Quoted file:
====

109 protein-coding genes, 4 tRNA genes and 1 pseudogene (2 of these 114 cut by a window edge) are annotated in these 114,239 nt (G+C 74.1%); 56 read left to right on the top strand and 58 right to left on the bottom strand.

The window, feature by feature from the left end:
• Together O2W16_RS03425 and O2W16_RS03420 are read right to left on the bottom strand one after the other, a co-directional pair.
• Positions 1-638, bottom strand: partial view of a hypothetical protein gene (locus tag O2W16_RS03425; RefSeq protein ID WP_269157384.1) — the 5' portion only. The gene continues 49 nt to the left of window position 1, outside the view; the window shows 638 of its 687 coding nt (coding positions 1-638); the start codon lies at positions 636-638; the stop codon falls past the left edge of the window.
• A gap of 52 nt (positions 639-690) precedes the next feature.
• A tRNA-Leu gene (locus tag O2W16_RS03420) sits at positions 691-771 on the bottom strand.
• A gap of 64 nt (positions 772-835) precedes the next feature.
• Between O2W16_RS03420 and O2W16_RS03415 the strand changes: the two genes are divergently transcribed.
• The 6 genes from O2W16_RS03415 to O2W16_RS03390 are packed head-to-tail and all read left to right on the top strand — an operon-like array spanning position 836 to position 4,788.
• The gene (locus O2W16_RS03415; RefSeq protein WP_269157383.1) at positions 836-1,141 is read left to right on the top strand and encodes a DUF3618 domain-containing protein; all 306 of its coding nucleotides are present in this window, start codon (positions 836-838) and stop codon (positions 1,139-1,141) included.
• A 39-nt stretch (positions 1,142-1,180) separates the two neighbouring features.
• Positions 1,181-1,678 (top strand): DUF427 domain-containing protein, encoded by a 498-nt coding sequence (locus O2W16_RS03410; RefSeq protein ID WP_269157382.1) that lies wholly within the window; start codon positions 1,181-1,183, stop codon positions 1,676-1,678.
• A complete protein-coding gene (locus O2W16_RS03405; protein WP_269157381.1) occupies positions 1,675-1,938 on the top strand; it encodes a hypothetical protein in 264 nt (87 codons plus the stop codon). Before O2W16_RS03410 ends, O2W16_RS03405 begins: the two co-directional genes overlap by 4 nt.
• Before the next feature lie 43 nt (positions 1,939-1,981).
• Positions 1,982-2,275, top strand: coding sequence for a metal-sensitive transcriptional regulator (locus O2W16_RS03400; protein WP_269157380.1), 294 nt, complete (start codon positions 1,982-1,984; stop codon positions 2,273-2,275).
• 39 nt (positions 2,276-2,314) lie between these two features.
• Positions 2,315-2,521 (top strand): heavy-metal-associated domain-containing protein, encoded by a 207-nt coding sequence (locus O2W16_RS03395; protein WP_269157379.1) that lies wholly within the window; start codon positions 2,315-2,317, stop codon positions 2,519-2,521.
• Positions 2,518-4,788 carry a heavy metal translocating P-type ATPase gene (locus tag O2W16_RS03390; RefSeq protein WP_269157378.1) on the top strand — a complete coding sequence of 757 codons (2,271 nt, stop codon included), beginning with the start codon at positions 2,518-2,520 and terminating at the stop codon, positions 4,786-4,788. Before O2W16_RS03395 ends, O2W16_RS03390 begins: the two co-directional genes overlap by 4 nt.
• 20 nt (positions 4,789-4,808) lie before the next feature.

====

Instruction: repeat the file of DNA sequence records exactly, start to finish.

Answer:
109 protein-coding genes, 4 tRNA genes and 1 pseudogene (2 of these 114 cut by a window edge) are annotated in these 114,239 nt (G+C 74.1%); 56 read left to right on the top strand and 58 right to left on the bottom strand.

The window, feature by feature from the left end:
• Together O2W16_RS03425 and O2W16_RS03420 are read right to left on the bottom strand one after the other, a co-directional pair.
• Positions 1-638, bottom strand: partial view of a hypothetical protein gene (locus tag O2W16_RS03425; RefSeq protein ID WP_269157384.1) — the 5' portion only. The gene continues 49 nt to the left of window position 1, outside the view; the window shows 638 of its 687 coding nt (coding positions 1-638); the start codon lies at positions 636-638; the stop codon falls past the left edge of the window.
• A gap of 52 nt (positions 639-690) precedes the next feature.
• A tRNA-Leu gene (locus tag O2W16_RS03420) sits at positions 691-771 on the bottom strand.
• A gap of 64 nt (positions 772-835) precedes the next feature.
• Between O2W16_RS03420 and O2W16_RS03415 the strand changes: the two genes are divergently transcribed.
• The 6 genes from O2W16_RS03415 to O2W16_RS03390 are packed head-to-tail and all read left to right on the top strand — an operon-like array spanning position 836 to position 4,788.
• The gene (locus O2W16_RS03415; RefSeq protein WP_269157383.1) at positions 836-1,141 is read left to right on the top strand and encodes a DUF3618 domain-containing protein; all 306 of its coding nucleotides are present in this window, start codon (positions 836-838) and stop codon (positions 1,139-1,141) included.
• A 39-nt stretch (positions 1,142-1,180) separates the two neighbouring features.
• Positions 1,181-1,678 (top strand): DUF427 domain-containing protein, encoded by a 498-nt coding sequence (locus O2W16_RS03410; RefSeq protein ID WP_269157382.1) that lies wholly within the window; start codon positions 1,181-1,183, stop codon positions 1,676-1,678.
• A complete protein-coding gene (locus O2W16_RS03405; protein WP_269157381.1) occupies positions 1,675-1,938 on the top strand; it encodes a hypothetical protein in 264 nt (87 codons plus the stop codon). Before O2W16_RS03410 ends, O2W16_RS03405 begins: the two co-directional genes overlap by 4 nt.
• Before the next feature lie 43 nt (positions 1,939-1,981).
• Positions 1,982-2,275, top strand: coding sequence for a metal-sensitive transcriptional regulator (locus O2W16_RS03400; protein WP_269157380.1), 294 nt, complete (start codon positions 1,982-1,984; stop codon positions 2,273-2,275).
• 39 nt (positions 2,276-2,314) lie between these two features.
• Positions 2,315-2,521 (top strand): heavy-metal-associated domain-containing protein, encoded by a 207-nt coding sequence (locus O2W16_RS03395; protein WP_269157379.1) that lies wholly within the window; start codon positions 2,315-2,317, stop codon positions 2,519-2,521.
• Positions 2,518-4,788 carry a heavy metal translocating P-type ATPase gene (locus tag O2W16_RS03390; RefSeq protein WP_269157378.1) on the top strand — a complete coding sequence of 757 codons (2,271 nt, stop codon included), beginning with the start codon at positions 2,518-2,520 and terminating at the stop codon, positions 4,786-4,788. Before O2W16_RS03395 ends, O2W16_RS03390 begins: the two co-directional genes overlap by 4 nt.
• 20 nt (positions 4,789-4,808) lie before the next feature.